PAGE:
Top 5 Tips for Better Interview Speech
It’s a fact – people judge us on how we speak. This is even more true in a job interview. You are being judged on three initial areas; how you look on paper, how you look in person, and how you speak. The biggest mistakes people make are letting their nerves get the best of them. They start speaking fast, saying too much, and relying on comfortable slang. Here are 5 tips to help strengthen your speech in a job interview.
1. Drop the Valley Girl
If you come from a younger generation, you are probably a storyteller who uses “like” a lot. Although this sounds normal in everyday conversation, it can make you seem immature in an interview. Instead of saying “I was like, are you serious?” try saying, “I thought to myself, how can this be serious?” Being aware of when you are saying “like” is part of the battle. Once you recognize it, you can start to replace the annoying word with more eloquent speech.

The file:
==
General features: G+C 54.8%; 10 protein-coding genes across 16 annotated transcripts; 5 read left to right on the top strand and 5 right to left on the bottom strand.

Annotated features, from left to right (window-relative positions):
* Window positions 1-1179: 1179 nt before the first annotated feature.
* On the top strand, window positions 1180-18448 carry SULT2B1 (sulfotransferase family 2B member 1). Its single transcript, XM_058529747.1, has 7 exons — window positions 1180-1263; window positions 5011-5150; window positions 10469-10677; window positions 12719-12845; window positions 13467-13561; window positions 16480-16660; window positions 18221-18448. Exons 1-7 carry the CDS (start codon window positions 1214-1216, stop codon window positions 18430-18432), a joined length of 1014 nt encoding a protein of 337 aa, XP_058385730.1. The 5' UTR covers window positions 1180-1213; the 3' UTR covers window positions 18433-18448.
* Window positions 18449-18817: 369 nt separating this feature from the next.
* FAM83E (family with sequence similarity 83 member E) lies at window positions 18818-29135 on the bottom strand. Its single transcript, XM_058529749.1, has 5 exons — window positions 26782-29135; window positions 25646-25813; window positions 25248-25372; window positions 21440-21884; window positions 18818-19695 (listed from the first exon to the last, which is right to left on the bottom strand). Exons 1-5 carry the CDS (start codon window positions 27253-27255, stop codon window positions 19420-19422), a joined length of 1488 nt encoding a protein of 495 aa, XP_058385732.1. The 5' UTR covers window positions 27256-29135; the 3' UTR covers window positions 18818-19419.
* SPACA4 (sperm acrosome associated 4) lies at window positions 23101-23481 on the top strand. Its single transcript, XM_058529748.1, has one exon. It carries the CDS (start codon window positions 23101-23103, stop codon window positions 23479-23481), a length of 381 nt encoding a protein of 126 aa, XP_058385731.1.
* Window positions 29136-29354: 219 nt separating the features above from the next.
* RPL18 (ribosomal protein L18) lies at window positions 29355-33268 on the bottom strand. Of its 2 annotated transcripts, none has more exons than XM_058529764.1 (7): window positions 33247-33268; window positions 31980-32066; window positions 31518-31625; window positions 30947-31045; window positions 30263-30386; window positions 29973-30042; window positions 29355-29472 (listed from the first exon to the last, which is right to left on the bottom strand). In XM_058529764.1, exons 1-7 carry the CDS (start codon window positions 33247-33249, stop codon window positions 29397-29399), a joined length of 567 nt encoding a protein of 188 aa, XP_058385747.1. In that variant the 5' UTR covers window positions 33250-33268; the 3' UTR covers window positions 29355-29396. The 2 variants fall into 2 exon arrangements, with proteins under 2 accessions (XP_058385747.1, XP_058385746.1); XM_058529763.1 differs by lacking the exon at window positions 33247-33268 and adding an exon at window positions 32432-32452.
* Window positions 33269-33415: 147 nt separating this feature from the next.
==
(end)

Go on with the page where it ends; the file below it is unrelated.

2. Stay Strong
It’s easy to become quiet or sing-songy when you are nervous. Employers want to know that you are confident in yourself and your abilities. Make sure your voice stays strong without being overbearing. It should be consistent throughout the meeting. Avoid raising inflections on the end of every sentence as it makes it sound like you are questioning everything.
3. Speak Correctly
Slang is a normal part of life, but it’s suicide in a job interview. You should never say something like “ain’t.” On the same note, you don’t need to use fancy language and try to be an Oxford college professor. Ensure that your tenses agree, you aren’t using slang, and that inappropriate slang doesn’t creep into your speech.
4. Slow Down
It is very important that you allow the interviewer time to speak his/her thoughts. If you are speaking too fast or chomping at the bit to say your next thought, you may be stepping all over the interviewer. This will frustrate him/her and make him/her see you as rude and inconsiderate. Don’t be afraid of a pause between you and the interviewer – you may be surprised when he/she has something more to say now that you have slowed down. It will feel odd at first, but it will become second nature after practice and awareness.
5. Be Confident
You got this job interview because the company sees potential in you. The last thing you want to do is go in there and use words like “perhaps”, “kind of”, “maybe”, and “I dunno.” You know what you’re talking about, so don’t use weak language. Be confident in your ideas and answers. The company wants someone they can trust that will do the work. If you use weak language it makes it look like you may need too much help.